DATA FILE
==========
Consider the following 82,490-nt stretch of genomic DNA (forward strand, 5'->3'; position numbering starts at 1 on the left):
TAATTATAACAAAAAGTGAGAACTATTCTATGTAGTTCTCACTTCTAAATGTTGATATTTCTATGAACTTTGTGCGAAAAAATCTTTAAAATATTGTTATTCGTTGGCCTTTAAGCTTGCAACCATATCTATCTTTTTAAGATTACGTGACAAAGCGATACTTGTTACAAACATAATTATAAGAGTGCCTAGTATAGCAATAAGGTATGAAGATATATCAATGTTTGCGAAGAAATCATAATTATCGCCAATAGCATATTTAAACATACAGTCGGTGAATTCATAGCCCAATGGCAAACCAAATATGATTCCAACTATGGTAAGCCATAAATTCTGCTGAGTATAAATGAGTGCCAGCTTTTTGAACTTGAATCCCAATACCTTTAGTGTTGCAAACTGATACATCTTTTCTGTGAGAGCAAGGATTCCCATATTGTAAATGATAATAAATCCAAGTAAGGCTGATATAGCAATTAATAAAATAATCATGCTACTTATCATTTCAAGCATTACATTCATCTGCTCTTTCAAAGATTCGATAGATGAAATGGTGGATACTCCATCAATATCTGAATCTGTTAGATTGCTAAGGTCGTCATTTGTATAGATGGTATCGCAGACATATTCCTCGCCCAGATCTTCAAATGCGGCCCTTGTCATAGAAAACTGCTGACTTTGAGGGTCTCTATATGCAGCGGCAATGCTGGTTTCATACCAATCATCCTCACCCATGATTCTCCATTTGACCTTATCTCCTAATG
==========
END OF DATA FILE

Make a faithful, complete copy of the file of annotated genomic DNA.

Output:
Consider the following 82,490-nt stretch of genomic DNA (forward strand, 5'->3'; position numbering starts at 1 on the left):
TAATTATAACAAAAAGTGAGAACTATTCTATGTAGTTCTCACTTCTAAATGTTGATATTTCTATGAACTTTGTGCGAAAAAATCTTTAAAATATTGTTATTCGTTGGCCTTTAAGCTTGCAACCATATCTATCTTTTTAAGATTACGTGACAAAGCGATACTTGTTACAAACATAATTATAAGAGTGCCTAGTATAGCAATAAGGTATGAAGATATATCAATGTTTGCGAAGAAATCATAATTATCGCCAATAGCATATTTAAACATACAGTCGGTGAATTCATAGCCCAATGGCAAACCAAATATGATTCCAACTATGGTAAGCCATAAATTCTGCTGAGTATAAATGAGTGCCAGCTTTTTGAACTTGAATCCCAATACCTTTAGTGTTGCAAACTGATACATCTTTTCTGTGAGAGCAAGGATTCCCATATTGTAAATGATAATAAATCCAAGTAAGGCTGATATAGCAATTAATAAAATAATCATGCTACTTATCATTTCAAGCATTACATTCATCTGCTCTTTCAAAGATTCGATAGATGAAATGGTGGATACTCCATCAATATCTGAATCTGTTAGATTGCTAAGGTCGTCATTTGTATAGATGGTATCGCAGACATATTCCTCGCCCAGATCTTCAAATGCGGCCCTTGTCATAGAAAACTGCTGACTTTGAGGGTCTCTATATGCAGCGGCAATGCTGGTTTCATACCAATCATCCTCACCCATGATTCTCCATTTGACCTTATCTCCTAATG